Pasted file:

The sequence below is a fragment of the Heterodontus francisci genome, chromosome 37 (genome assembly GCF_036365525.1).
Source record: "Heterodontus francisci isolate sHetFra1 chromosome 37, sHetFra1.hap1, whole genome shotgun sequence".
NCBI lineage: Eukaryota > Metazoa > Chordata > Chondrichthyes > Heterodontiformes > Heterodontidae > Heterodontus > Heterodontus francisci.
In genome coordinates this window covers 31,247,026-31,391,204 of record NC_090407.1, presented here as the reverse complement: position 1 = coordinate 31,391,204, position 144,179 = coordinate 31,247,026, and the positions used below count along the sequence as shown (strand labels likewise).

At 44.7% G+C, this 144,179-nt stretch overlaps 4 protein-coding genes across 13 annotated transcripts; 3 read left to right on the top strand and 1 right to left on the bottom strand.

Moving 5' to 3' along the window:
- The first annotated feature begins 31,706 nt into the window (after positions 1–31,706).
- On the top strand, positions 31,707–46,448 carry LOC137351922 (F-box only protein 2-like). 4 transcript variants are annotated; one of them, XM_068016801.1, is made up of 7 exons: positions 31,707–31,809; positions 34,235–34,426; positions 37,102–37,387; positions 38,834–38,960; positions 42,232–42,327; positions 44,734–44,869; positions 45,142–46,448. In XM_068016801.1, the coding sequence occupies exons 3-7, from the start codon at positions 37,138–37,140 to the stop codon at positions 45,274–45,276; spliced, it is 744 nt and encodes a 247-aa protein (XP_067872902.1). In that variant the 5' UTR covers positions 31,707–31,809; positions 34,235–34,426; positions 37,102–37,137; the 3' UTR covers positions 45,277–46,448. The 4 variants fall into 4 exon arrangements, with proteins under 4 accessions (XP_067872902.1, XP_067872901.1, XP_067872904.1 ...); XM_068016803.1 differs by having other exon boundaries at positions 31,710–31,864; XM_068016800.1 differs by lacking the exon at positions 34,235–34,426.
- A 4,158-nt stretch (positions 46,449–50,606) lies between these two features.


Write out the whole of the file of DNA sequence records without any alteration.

The sequence below is a fragment of the Heterodontus francisci genome, chromosome 37 (genome assembly GCF_036365525.1).
Source record: "Heterodontus francisci isolate sHetFra1 chromosome 37, sHetFra1.hap1, whole genome shotgun sequence".
NCBI lineage: Eukaryota > Metazoa > Chordata > Chondrichthyes > Heterodontiformes > Heterodontidae > Heterodontus > Heterodontus francisci.
In genome coordinates this window covers 31,247,026-31,391,204 of record NC_090407.1, presented here as the reverse complement: position 1 = coordinate 31,391,204, position 144,179 = coordinate 31,247,026, and the positions used below count along the sequence as shown (strand labels likewise).

At 44.7% G+C, this 144,179-nt stretch overlaps 4 protein-coding genes across 13 annotated transcripts; 3 read left to right on the top strand and 1 right to left on the bottom strand.

Moving 5' to 3' along the window:
- The first annotated feature begins 31,706 nt into the window (after positions 1–31,706).
- On the top strand, positions 31,707–46,448 carry LOC137351922 (F-box only protein 2-like). 4 transcript variants are annotated; one of them, XM_068016801.1, is made up of 7 exons: positions 31,707–31,809; positions 34,235–34,426; positions 37,102–37,387; positions 38,834–38,960; positions 42,232–42,327; positions 44,734–44,869; positions 45,142–46,448. In XM_068016801.1, the coding sequence occupies exons 3-7, from the start codon at positions 37,138–37,140 to the stop codon at positions 45,274–45,276; spliced, it is 744 nt and encodes a 247-aa protein (XP_067872902.1). In that variant the 5' UTR covers positions 31,707–31,809; positions 34,235–34,426; positions 37,102–37,137; the 3' UTR covers positions 45,277–46,448. The 4 variants fall into 4 exon arrangements, with proteins under 4 accessions (XP_067872902.1, XP_067872901.1, XP_067872904.1 ...); XM_068016803.1 differs by having other exon boundaries at positions 31,710–31,864; XM_068016800.1 differs by lacking the exon at positions 34,235–34,426.
- A 4,158-nt stretch (positions 46,449–50,606) lies between these two features.